People, the money your business makes is a real, finite resource. The operating account for Joe’s Plumbing isn’t an endlessly renewing cup of Red River Cereal like that one you made on that camping trip last year but didn’t add enough water to, so every bite you took was rapidly replaced and you despaired of ever finishing the stupid stuff.

When you invest with as sound a strategy as Dividend Growth Investor does, you end up with problems that are good to have. Such as, a portfolio that’s weighted too heavily toward undervalued companies. Poor fella. So instead of hitting Philip Morris and Chevron ever harder, he’s created a list of major players with low price-earnings ratios, high dividends (of course), and growth potential. Still, he won’t move into a company of questionable quality (even if its price is attractive) just to attempt to make a buck.

New submitter this week, with a provocative headline. Matt Becker of Mom & Dad Money asks if you’d be interested in spending half an hour developing an investment strategy that will beat 80% of market players. Long story short, he argues that index funds beat their actively managed brethren over the long haul. It’s been a long time since we welcomed a new contributor who had something worthwhile to say (Sandi at Spring Personal Finance might have been the most recent, and she’s been around for months), so hopefully Matt will be a consistent addition to the roster.

Wait, we forgot about Rob Aeschbach. The former Marine (Yeah, we know: there are no former Marines. Alright, the “current civilian”) answers questions from readers in his direct and non-vacillating style. That the readers might be fictional is unimportant, given how good Rob’s advice is. Especially his assessment of your little punk’s college prospects:

I don’t think a college grad with $35,000 of student debt and a degree in puppetry really has a better future than a debt-free high school grad who is qualified as a diesel mechanic, heavy equipment operator, or HVAC technician.

Another eponymous blogger is Michael at Kitces.com, who avails us of the news that the Internal Revenue Service has now deigned to let you receive an annuity upon your benefactor’s death and then switch to another. Previously, you had to sell the annuity, pay taxes at ordinary income rates, then invest the remainder. It’s only a private IRS letter, and not yet law, but it seems as though the letter will eventually be passed into legislation.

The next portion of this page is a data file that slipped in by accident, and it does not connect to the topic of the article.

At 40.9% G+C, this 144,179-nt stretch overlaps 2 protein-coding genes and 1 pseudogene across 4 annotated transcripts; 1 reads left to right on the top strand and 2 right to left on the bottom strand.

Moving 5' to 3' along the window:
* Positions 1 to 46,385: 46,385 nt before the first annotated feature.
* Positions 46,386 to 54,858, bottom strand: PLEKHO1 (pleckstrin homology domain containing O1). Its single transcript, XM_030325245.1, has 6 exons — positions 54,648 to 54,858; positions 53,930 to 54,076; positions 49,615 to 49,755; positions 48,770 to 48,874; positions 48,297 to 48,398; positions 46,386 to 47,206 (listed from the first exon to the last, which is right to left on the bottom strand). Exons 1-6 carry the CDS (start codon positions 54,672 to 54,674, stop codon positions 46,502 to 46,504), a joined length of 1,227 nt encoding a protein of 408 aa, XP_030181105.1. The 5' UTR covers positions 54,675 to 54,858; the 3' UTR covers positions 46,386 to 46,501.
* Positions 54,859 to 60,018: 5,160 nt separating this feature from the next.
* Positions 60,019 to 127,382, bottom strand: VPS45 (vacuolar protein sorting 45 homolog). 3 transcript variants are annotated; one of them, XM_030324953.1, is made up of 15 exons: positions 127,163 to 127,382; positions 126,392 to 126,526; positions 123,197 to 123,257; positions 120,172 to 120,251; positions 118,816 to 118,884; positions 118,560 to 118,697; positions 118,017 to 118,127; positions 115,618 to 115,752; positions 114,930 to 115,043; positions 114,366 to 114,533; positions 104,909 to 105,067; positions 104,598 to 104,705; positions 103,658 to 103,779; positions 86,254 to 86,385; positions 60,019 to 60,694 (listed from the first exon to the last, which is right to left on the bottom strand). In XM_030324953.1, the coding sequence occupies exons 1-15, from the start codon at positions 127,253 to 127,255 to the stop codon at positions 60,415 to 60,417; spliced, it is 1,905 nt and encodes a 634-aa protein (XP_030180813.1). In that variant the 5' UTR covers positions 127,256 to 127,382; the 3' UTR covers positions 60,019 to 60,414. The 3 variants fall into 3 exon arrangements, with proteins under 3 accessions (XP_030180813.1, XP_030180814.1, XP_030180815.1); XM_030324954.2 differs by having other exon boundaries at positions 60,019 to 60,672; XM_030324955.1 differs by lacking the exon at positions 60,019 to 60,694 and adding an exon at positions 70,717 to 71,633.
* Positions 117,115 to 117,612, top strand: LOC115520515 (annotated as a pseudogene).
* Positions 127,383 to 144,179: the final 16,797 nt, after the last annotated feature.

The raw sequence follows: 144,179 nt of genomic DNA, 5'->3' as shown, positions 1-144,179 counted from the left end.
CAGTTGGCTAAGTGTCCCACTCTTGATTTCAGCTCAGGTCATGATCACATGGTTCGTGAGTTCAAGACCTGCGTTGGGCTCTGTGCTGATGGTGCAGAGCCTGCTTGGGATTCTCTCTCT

Some people like to touch stuff before they buy it. Depending on the good in question, this might make sense. Daniel at Sweating the Big Stuff has been on this planet long enough to know what he’s in for when he buys most items sight unseen. And even if he wasn’t, he knows how to read reviews. That’s why he buys almost exclusively online, to the point where it’s hard for him to remember when he bought something in a store.

How much money would it take to make a legitimate difference in your life? (If your answer is “I only need family, friends, my health and the smile on my kid’s face, congratulations on making it 1300 words into a post on what’s clearly the wrong website for you.) Evan at My Journey to Millions notes that for him, that mysterious number is forever increasing. And not just as a result of inflation.

Rowan Wellington at The Skilled Investor returns with his curious blend of 1997 GeoCities-era graphics and literal textbook advice. This week, several dry if consistent bullet points on how the securities markets work in the most general of terms.

Don at My Dollar Plan not only overpaid for his 1st house, he overfinanced it. Years later he now rents the house out, and discovered that the rules for refinancing your residence are vastly different than those for refinancing a house you don’t live in.

Last but hardly least, PKamp3 at DQYDJ.net asks one of his classic non-rhetorical questions: Should You Major in Photography? Being PKamp3, he illustrates his answer by way of colorful charts and unambiguous graphic evidence that states that getting professionally credentialed to press buttons and trade out lenses is a fool’s game. (Here’s a general rule: If people do it as a hobby, it probably shouldn’t be a formal area of tertiary study.)

And we’re done. Same time tomorrow.